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GEO 322 Test 1 Study Guide

by: meatwad718

GEO 322 Test 1 Study Guide GEOG 322

GPA 3.8

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About this Document

Study guide for the first test.
Louisiana Geography
Molly McGraw
Study Guide
Louisiana, geography, 322
50 ?




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This 8 page Study Guide was uploaded by meatwad718 on Thursday September 22, 2016. The Study Guide belongs to GEOG 322 at Southeastern Louisiana University taught by Molly McGraw in Summer 2015. Since its upload, it has received 14 views. For similar materials see Louisiana Geography in Geography at Southeastern Louisiana University.


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Date Created: 09/22/16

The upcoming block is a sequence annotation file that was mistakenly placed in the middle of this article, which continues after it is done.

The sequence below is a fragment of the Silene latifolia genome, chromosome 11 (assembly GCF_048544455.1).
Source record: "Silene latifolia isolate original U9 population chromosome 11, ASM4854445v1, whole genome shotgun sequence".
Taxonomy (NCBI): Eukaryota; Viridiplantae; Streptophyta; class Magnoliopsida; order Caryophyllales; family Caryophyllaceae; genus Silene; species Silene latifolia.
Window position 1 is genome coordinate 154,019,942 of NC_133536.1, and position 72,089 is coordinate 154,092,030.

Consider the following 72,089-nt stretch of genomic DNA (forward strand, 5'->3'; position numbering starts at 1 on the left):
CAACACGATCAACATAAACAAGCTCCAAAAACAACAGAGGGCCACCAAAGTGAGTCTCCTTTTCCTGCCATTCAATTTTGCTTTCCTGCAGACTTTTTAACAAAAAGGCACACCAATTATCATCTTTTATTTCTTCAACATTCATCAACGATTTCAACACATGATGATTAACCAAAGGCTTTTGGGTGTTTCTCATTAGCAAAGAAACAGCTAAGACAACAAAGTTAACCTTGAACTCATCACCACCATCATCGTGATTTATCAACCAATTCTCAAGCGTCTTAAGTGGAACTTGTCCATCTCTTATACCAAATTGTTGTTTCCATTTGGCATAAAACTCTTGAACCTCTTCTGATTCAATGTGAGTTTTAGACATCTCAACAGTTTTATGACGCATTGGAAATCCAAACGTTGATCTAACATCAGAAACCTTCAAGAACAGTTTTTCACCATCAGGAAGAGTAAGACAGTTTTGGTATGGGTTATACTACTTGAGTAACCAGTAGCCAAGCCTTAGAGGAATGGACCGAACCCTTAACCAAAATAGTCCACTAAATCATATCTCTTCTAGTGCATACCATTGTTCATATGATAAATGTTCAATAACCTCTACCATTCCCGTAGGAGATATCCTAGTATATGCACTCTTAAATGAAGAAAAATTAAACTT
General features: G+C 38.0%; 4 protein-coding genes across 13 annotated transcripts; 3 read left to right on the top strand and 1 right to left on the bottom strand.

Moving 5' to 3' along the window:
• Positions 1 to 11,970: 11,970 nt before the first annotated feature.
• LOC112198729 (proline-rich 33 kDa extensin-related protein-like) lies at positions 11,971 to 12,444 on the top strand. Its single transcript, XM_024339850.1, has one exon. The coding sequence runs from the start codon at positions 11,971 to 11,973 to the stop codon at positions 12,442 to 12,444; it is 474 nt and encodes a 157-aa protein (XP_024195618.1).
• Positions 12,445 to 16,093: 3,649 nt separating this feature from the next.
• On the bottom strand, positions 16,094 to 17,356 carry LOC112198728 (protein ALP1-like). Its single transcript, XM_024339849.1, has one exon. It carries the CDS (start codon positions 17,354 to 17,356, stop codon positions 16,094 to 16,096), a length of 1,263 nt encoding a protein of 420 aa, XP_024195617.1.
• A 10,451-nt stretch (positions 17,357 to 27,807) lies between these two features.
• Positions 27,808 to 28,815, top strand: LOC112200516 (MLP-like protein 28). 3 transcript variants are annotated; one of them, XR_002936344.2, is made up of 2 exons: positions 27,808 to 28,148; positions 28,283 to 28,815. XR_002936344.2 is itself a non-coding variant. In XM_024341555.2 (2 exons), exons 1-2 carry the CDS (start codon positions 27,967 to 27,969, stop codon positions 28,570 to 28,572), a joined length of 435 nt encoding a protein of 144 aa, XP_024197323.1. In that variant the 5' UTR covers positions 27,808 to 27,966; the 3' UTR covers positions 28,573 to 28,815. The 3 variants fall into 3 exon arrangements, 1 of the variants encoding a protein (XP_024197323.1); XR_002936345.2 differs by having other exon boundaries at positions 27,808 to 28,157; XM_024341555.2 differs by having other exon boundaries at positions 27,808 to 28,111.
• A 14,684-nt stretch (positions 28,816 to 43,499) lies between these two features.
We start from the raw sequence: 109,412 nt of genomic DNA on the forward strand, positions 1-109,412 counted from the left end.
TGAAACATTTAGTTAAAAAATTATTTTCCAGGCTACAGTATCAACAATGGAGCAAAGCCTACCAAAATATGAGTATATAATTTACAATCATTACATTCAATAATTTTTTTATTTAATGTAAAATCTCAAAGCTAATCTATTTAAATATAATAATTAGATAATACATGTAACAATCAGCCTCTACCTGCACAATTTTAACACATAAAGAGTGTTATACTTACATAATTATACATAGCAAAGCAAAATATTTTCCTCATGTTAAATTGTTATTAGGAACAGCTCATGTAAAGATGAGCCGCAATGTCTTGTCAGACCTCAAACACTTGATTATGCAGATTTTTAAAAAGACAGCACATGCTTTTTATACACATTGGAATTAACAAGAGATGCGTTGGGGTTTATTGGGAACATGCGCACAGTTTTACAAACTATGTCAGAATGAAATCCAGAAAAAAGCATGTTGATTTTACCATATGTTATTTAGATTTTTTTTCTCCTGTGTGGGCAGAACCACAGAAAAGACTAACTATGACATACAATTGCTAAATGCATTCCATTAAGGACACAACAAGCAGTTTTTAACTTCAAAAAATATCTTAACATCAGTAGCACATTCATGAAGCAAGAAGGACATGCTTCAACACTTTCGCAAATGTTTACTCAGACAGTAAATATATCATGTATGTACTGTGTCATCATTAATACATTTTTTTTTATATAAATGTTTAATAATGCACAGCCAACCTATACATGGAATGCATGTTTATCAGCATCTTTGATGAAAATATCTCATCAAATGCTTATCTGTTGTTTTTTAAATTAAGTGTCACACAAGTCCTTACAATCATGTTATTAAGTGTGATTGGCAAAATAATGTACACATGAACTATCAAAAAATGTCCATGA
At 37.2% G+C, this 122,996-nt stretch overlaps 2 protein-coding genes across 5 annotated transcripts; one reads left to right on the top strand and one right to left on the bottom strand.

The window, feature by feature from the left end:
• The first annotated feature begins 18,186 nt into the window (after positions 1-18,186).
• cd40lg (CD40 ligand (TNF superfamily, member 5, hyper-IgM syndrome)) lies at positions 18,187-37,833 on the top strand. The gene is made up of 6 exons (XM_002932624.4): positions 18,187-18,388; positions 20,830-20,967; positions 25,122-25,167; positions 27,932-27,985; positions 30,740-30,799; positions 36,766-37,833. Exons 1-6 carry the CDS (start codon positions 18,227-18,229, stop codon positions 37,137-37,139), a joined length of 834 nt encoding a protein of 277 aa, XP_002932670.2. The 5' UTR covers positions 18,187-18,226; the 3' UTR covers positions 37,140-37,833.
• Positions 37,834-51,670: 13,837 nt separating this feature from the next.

Introduction ­ Geography: describing Earth ­ physical geography: natural aspects (landforms, climate, soil, vegetation, etc.) ­ cultural geography: human interrelationships (economic, agricultural, settlement, etc.) ­ Latitude: imaginary lines running east to west that measure the angular distance north to south ­ Longitude: imaginary lines running north to south that measure the angular distance east to  west ­ Map: 2­dimensional representation of Earth’s surface ­ A good map contains:  ­ direction ­ distance ­ location ­ legend ­ Louisiana birthday: April 18, 1812 ­ 1803: Louisiana Purchase for $15 million ­ Did not contain west Louisiana or Northshore since it was not part of Mississippi River  Basin ­ 1819: purchased by Spain along with West Florida Parishes ­ 400 miles of coastline Location and Boundaries ­ Part of the Gulf Coastal Plain Physiographic Province (low relief) ­ More than half of Louisiana is under 100 feet of sea level ­ highest point: Mount Driskill (Bienville Parish) at 535 feet ­ Northern/Southern boundary: 29° – 33°N ­ Eastern/Western boundary: 94° – 89°W ­ Ranked 31  in size ­ Southern boundary: Gulf of Mexico (3 miles out) ­ Eastern boundary: Mississippi River, Pearl River ­ Western boundary: Sabine River, 94°W ­ Northern boundary: 31° and 33°N Louisiana Parishes ­ Parishes base on religious divisions ­ Initially referred to as Territory of Orleans ­ 1805: Territory of Orleans divided into 12 parishes ­ Acadia, Attakapas, Concordia, German Coast, Iberville, Lafourche, Natchitoches, Opelousas, Orleans, Ouachita, Pointe Coupee, Rapides ­ 1845: parishes became official designation ­ 1820: 25 parishes  ­ 1860: 48 parishes (West Florida Parishes) ­ 1912: 64 parishes (Allen, Beauregard, Jefferson Davis) ­ Parish names reflect early history and culture ­ Roman Catholic, Native American, early explorers, American figures, Louisiana figures ­ Settlement subdivided larger parishes into smaller ones The Mississippi River ­ Responsible for creating two­thirds of Louisiana ­ sediments from the river have created Louisiana’s unique wetlands ­ Most important feature of Louisiana (physical and cultural) ­ agricultural, industrial, commercial development ­ Principal trade route and transportation for settlers ­ Attracted Native Americans, French settlers, Spanish settlers ­ represented control of the central United States ­ heavily influential on settlement patterns ­ New Orleans built to control the Mississippi River ­ Fertile soil, mild climate ­ Created distributaries throughout Louisiana and the United States ­ Made New Orleans and Louisiana very wealthy  ­ “Misi Sipi” = Great River (Algonquin Indians) Statistics ­ 4.6 million people living in Louisiana ­ White: 64% ­ African­American: 32% ­ Hispanic: 5% ­ Asian: 2% ­ Native American: > 1% ­ High school diploma: 83% ­ Bachelor degree: 21.8% Major Regions ­ Uplands: hill region, coastal terraces (loess), salt domes ­ Lowlands: Chenier Plain, Deltaic Plain, Alluvial Plain  Climate “Climate is what you expect; weather is what you get.” ­ Mark Twain ­ Classified as humid subtropical climate ­ Adjacent location to the Gulf of Mexico provides a flow of warm, humid air into Louisiana ­ Mild winters; hot, wet summers Climatic Controls ­ LATITUDE: determines the height of the Sun above the horizon and length of daylight/darkness ­ summer: high sun angles ­ winter: low sun angles ­ CONTINENTAL/MARINE INFLUENCE: due to the Gulf of Mexico, continental north Louisiana and maritime south Louisiana vary ­ North Louisiana ­ summer: land heats up faster and hotter than oceans ­ winter: land cools off faster and colder than oceans ­ South Louisiana ­ relatively mild seasons and smaller temperature ranges ­ OCEAN CURRENTS: large circular oceans currents are called gyres ­ Gulf Stream: warm current along eastern United States moving poleward ­ air over the Gulf Stream is heated and rises creating low pressure and unstable  air masses that can create rain ­ TOPOGRAPHY: arrangement of physical features on a landform ­ flat terrain provides unhindered zone for interaction of air masses ­ air becomes drier as it comes from western to eastern United States ­ accounts for large number of cyclonic storms and variable weather conditions ­ AIR MASSES: bring characteristics from their source regions to other locations ­ Gulf of Mexico and Caribbean Sea are most important source regions ­ maritime tropical: warm temperatures, high humidity, low pressure ­ Bermuda High (STHP): area of high pressure that helps to determine the root ­ PREVAILING WINDS: Louisiana is situated along the average southern edge of westerly wind ­ summer: easterly trade winds ­ winter: westerly trade winds ­ sea breeze in southern Louisiana ­ daytime (onshore): land warm air rises, ocean cool air rushes in Temperature ­ North Louisiana: ­ January: 32 – 53°F ­ July: 70 – 94°F ­ South Louisiana: ­ January: 48 – 63°F ­ July: 74 – 90°F ­ Glacial period: glacier and ice sheets grow ­ Interglacial period: glacier and ice sheets recede ­ Gulf of Mexico rising sea levels ­ 2000: 3 mm/yr ­ 2100: .4 m drop ­ Hadley Model: predicts drier climate ­ Canadian Model: predicts wetter climate ­ both predict more amounts and stronger tropical storms Growing Season ­ North Louisiana: 230 days ­ First/last freeze: late October/late March ­ South Louisiana: 300 days ­ First/last freeze: early December/mid­February ­ Plaquemines Parish has longest growing season Precipitation ­ Decreases moving northern ­ North Louisiana: 50 in./yr ­ South Louisiana: 64 in./yr Tornadoes ­ Rank 10  in gross number of tornadoes ­ Northwest Louisiana is part of Tornado Alley ­ Often part of thunder/rain storms ­ Spawned in thunderstorms when warm air rising in a cumulonimbus cloud is struck at an angle by upper level winds causing air to swirl ­ land­falling hurricanes ­ passage of cold fronts ­ summer afternoon thunderstorms ­ Spring and fall bring most tornadoes due to cold fronts ­ peak in April and May due to cold air and hot sea breeze Hurricanes ­ Large intense spirals of low pressure released by latent heat (winds +74 mph) ­ West Indian word “hurakan” = evil winds ­ Formed in north Atlantic Ocean and eastern Pacific Ocean by a kink in easterly waves ­ winds spin counterclockwise with heavy rainfall ­ warm (+80°F), deep water (200 ft.) ­ trade winds push storm west ­ coriolis: creates storm’s counterclockwise spin ­ Bermuda High enlarges: pushes hurricanes toward Gulf Coast ­ Coastal impacts: ­ storm surge: low pressure raises the water effect (doming effect) ­ occur on the right side of the storm ­ tides: exacerbate storm surge impacts ­ wind speed: impacts wave height, storm surge, and pushes water inland ­ coastal morphology: ­ funnel effect in St. Bernard and Plaquemines Parish ­ storm track: NW corner typically generates worst damage ­ Tropical depression: 23 – 38 mph ­ Tropical storm: 39 – 74 mph ­ Hurricane season: June 1 – November 30 (peak: September 10) ­ Hurricane Audry (1957): Cameron Parish ­ lack of communication led to unaware residents ­ Hurricane Lili (2002): Morgan City ­ dry air deteriorated storm ­ Hurricane Katrina (2005): New Orleans, Mississippi Gulf Coast ­ 60,000 homes destroyed; 800,000 homeless ­ rising ocean temperatures (1°F) Wetlands ­ Accordion marsh ­ Displaced marsh ­ Inverted marsh ­ Wrack El Niño and La Niña ­ Natural events link to sea surface temperature in southern/equatorial Pacific Ocean ­ Humbled current: flows northward along west coast of South America ­ El Niño: period when the sea surface along equator in the eastern Pacific Ocean becomes warm and equatorial winds weaken ­ wet winters and springs ­ fewer Atlantic hurricanes (shears tops) ­ La Niña: occurs on average every 3 – 5 years ­ dry winters and springs ­ more Atlantic hurricanes